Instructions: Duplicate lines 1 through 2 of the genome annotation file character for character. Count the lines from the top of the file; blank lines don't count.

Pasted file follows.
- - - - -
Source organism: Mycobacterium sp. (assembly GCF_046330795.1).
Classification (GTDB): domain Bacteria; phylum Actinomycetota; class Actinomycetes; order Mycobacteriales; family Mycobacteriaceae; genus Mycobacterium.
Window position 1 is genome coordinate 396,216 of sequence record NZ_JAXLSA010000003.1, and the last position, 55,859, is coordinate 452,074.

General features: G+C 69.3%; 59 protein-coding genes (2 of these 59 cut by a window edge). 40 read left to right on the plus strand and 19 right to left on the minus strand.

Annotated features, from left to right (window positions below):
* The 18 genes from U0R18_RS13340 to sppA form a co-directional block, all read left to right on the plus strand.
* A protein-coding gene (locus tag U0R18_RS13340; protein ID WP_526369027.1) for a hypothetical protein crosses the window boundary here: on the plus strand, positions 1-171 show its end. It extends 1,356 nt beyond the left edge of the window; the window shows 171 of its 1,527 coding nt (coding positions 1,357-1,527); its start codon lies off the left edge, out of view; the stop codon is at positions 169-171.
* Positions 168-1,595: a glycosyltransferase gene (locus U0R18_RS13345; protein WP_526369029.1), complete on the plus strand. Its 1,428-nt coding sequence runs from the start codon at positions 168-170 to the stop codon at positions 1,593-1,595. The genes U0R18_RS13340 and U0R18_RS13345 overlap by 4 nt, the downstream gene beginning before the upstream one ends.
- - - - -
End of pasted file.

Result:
Source organism: Mycobacterium sp. (assembly GCF_046330795.1).
Classification (GTDB): domain Bacteria; phylum Actinomycetota; class Actinomycetes; order Mycobacteriales; family Mycobacteriaceae; genus Mycobacterium.